What Kind of Therapist Do You Need?

August 1, 2022

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About The Editor
About The Editor

Melissa Carmona is the content manager at Advanced Recovery Systems.

About The Writer
About The Writer

Jenni Jacobsen is a licensed social worker through the Ohio Counselor, Social Worker and Marriage and Family Therapist Board.

About The Medical Reviewer
About The Medical Reviewer

Dr. Angela Phillips is a licensed therapist and clinical researcher.

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When you realize that a therapist could be beneficial to you, it’s a big step. Working with a therapist can change the trajectory of your life. It’s overwhelming to know where to start, though. There are so many types of therapists and areas of specialty that it’s intimidating when it’s not something you’re familiar with.

What Is Therapy?

Therapy is a broad umbrella term. Also referred to as counseling or psychotherapy, the goal of participating in any therapy is to help you be happier, healthier, and more productive in your daily life. Therapists rely on research and evidence-based strategies to help their patients and clients learn more effective habits. There are different approaches to therapy, but the general objective is resolving problematic behaviors, feelings, and beliefs.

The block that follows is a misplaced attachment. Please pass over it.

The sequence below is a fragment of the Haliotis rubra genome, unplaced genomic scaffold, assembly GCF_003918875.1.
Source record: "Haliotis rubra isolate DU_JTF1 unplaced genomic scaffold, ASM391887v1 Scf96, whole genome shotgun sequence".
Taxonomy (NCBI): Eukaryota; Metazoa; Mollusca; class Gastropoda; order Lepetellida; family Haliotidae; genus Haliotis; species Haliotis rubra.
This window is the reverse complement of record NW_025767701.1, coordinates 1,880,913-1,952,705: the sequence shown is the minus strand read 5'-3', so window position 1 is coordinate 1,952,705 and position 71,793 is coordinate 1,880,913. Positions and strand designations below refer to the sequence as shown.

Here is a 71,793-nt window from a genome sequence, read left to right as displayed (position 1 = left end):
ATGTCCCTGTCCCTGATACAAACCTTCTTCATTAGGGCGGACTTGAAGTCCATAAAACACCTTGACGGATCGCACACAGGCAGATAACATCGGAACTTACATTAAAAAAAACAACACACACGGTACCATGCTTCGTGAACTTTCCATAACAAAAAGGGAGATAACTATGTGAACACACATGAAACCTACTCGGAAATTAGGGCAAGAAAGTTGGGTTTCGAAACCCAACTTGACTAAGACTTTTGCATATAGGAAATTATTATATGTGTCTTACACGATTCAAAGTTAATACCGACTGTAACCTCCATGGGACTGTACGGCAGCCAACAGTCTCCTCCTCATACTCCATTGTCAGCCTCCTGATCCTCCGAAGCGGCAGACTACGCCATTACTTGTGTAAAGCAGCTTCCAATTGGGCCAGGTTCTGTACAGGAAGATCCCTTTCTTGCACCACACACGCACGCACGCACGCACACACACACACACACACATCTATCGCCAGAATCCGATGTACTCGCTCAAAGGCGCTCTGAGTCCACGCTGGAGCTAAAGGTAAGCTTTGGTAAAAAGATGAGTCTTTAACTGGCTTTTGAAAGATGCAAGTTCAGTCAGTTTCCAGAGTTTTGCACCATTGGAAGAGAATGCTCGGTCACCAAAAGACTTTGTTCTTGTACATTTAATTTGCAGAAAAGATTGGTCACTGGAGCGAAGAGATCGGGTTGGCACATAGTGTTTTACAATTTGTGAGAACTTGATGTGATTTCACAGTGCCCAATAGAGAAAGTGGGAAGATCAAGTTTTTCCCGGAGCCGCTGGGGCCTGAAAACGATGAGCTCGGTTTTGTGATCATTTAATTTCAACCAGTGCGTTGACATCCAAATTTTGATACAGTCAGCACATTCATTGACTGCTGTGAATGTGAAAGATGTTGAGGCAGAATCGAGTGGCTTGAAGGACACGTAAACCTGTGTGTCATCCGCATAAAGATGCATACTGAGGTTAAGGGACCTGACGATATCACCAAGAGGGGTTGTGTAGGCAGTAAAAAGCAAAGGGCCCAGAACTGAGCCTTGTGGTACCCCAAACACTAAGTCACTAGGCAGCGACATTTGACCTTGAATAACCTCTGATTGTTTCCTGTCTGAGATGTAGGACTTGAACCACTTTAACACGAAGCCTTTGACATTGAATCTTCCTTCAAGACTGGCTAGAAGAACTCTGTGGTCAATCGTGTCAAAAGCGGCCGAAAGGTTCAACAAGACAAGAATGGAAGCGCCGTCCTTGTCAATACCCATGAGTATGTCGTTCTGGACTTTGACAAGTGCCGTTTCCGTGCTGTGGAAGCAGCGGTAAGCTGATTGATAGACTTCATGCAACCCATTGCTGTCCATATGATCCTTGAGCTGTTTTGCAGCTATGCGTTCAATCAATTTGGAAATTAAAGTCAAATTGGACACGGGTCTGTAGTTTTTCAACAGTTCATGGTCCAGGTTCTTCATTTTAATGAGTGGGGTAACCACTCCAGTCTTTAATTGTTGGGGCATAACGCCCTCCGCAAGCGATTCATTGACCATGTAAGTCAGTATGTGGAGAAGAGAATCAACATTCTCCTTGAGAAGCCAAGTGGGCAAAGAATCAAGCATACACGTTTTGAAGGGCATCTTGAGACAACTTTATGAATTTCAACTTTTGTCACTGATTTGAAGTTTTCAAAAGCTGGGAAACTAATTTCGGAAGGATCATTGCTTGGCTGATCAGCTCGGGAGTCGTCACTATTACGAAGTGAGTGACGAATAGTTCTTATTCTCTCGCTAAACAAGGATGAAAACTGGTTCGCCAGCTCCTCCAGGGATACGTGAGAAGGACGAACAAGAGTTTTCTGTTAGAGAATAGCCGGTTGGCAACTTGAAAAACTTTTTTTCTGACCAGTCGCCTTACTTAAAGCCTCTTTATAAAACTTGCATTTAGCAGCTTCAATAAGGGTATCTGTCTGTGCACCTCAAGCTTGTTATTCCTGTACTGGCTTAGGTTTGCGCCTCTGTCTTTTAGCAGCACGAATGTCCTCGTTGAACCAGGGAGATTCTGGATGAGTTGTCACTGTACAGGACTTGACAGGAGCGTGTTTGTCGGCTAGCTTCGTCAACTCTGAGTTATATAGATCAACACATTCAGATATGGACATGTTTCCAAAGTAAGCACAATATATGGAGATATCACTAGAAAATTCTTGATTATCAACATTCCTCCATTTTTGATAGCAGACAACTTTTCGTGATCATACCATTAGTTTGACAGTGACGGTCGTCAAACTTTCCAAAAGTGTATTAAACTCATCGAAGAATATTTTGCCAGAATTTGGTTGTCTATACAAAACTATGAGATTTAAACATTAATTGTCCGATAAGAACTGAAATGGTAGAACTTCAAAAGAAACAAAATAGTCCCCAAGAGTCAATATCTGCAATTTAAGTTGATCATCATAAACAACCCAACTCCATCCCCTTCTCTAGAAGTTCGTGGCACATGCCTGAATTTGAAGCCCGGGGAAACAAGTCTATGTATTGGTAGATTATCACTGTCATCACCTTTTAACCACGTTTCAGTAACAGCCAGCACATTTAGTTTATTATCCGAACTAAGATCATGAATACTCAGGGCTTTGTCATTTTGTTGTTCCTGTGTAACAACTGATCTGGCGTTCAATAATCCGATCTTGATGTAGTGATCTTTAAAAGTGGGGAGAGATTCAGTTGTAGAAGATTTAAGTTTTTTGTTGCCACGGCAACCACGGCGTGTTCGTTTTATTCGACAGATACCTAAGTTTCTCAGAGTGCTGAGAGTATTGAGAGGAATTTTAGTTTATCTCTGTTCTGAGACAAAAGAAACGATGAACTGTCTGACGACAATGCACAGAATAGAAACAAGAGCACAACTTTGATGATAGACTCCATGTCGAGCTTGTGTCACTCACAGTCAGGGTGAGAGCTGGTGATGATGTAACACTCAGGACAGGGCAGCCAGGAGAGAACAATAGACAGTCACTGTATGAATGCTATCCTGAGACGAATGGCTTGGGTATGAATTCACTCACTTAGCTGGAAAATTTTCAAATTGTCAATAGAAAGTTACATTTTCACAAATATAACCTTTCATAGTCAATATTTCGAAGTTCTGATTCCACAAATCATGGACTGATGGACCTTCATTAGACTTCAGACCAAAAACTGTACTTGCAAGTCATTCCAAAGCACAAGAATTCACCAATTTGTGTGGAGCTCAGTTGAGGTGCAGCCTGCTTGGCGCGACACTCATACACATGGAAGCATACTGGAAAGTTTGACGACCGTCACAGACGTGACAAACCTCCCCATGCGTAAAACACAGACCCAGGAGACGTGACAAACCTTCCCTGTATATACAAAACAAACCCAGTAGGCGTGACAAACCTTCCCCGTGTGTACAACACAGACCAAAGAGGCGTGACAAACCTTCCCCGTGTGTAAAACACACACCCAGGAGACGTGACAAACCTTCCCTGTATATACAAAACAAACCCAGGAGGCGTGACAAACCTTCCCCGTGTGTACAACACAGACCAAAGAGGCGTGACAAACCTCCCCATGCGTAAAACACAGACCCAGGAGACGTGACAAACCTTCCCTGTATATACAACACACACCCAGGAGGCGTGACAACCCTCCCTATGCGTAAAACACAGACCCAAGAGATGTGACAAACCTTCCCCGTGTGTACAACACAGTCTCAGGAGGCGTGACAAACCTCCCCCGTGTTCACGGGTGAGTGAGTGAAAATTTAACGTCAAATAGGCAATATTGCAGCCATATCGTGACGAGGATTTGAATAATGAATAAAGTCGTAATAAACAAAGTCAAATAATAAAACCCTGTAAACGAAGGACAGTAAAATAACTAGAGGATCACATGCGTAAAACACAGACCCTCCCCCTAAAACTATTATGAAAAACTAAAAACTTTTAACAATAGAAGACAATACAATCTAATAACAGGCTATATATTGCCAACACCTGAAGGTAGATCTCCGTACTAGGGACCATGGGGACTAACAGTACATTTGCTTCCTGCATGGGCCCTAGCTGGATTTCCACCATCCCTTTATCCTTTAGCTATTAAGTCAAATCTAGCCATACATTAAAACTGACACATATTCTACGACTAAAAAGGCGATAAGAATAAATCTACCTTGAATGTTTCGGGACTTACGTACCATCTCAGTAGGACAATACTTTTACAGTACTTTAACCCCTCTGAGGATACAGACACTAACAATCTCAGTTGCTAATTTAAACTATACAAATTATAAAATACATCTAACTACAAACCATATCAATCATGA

Some therapists are more clinical in nature, meaning they diagnose and treat mental health disorders, whereas others take a more broad approach and help people to develop coping skills and strategies for managing common life problems, such as stress or relationship difficulties. In simple terms, therapy involves working with a trained professional and talking through problems to find solutions and improve your mental, emotional and behavioral health. 

Why Do You Want to Go to Therapy?

Since there are different therapeutic approaches and types of providers, your starting point as far as answering “what kind of therapist do I need?” should be what your goals are. Ask yourself what you hope to work on and achieve through therapy. Some of the reasons that people seek therapy include:

  • Substance use: it’s common for substance abuse and addiction to be a coping mechanism for unresolved co-occurring mental health disorders. Therapists can help address the problematic behavior itself and the underlying cause.
  • Stress and anxiety: working with a therapist can help you identify what’s creating stress in your life, and then from there, you can begin to develop coping strategies.
  • Support: therapists can be like a coach for some people to help them become the best version of themselves. Working with a therapist can help promote self-esteem and confidence.
  • Depression: Depression is a mood disorder and one of the most common mental health issues in the U.S. Talk therapy is a way to learn more about the cause of your depression, and you can start to develop strategies to manage symptoms.
  • Grief and loss: grief is hard to deal with on your own, but therapy can help you find closure along the way.